- The man that was more or less responsible for the success of JFK’s 1960 presidential campaign later went on to serve as the commissioner of the National Basketball Association.

-- Among the finer moments of Karl Rove’s illustrious campaign history? Stealing his opponent’s stationary in 1970 and mailing out party invites to wreck his headquarters, falsely claiming that a political rival bugged his office in 1986 and saying all sorts of slanderous shit about John McCain back in the 2000 primaries.

- Julia Agrippina’s life story is an absolutely amazing cocktail of political intrigue, poison mushrooms and incest. The brother of Caligula (so you know she’s got wackiness in her DNA already), she had the philosopher Seneca killed,  and then executed her own son, Brittanicus. As a follow-up, she tried to seduce her other son, Nero, for political gain and ultimately found herself gutted by an assassin…who was hired by her own flesh and blood, no less.

The Justin Bieber of his day.

- Edward II was an incompetent leader that launched several wars just to appease the family and benefactors of his boyfriend. Eventually, Edward II’s wife Isabella came back to England with Roger Mortimer and took control of the throne…that is, until Edward III took back the kingdom and had Mortimer executed. Also, you know that stuff in “Braveheart” about William Wallace taking Isabella to the sack? All bullshit Mel Gibson made up.

- And lastly; despite popular urban legends, Rasputin wasn’t a super-hard-to-kill dude that the Russian nobility had to keep “re-executing.” What there is historical evidence for, however, is the possibility that Rasputin was offed by members of MI-6, as the Brits really, really wanted them Ruskies flanking the eastern side instead of going through all of the Revolutionary shit during World War I.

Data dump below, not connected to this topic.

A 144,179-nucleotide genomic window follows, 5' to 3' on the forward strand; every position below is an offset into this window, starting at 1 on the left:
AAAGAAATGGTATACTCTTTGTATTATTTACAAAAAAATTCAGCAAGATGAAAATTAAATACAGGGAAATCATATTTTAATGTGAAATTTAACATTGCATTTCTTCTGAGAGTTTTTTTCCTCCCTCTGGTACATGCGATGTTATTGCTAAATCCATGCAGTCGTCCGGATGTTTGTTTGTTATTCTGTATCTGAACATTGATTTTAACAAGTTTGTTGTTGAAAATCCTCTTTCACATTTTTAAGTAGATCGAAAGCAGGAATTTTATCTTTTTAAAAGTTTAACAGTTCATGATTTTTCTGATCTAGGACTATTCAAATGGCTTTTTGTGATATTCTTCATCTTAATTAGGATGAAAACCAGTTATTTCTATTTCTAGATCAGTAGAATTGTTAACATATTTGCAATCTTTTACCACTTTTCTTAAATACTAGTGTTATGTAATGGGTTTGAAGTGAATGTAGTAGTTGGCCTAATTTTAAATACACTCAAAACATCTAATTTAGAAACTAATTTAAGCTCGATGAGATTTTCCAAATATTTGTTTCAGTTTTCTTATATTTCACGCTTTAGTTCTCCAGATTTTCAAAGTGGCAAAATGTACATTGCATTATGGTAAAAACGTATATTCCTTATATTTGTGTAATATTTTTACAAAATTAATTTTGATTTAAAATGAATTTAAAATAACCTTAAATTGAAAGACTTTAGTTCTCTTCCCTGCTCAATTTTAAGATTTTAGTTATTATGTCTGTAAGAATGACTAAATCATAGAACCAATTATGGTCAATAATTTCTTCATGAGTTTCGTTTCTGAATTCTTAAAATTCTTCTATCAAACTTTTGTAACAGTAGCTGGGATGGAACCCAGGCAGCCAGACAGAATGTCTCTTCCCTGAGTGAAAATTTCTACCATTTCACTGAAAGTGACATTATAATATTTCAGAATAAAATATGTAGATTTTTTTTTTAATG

As for the book itself, it’s all right I suppose, although it’s more of a beginner’s compendium than it is a full-fledged analysis of backstage political figures. Additionally, I can’t say I’m too big a fan of Swint’s writing style, nor his sometimes obtuse means of addressing historical figures -- for example, he spends half of Che Guevara’s entry talking about the history of that one picture of Che instead of the figure himself, and the heavy-handed comparisons he makes between Cromwell and Bush the Second are incredibly clumsy and distracting. That said, there are plenty of neat little info nuggets throughout the tome, and if nothing else, it’s a really good starting place to being your own research on some of history’s most captivating rogues, schemers and scoundrels. In all, I probably wouldn’t recommend dropping 13 bucks to read it on Amazon, but if you just see it hanging out at the Dollar Tree? It’s probably worth a Washington or two.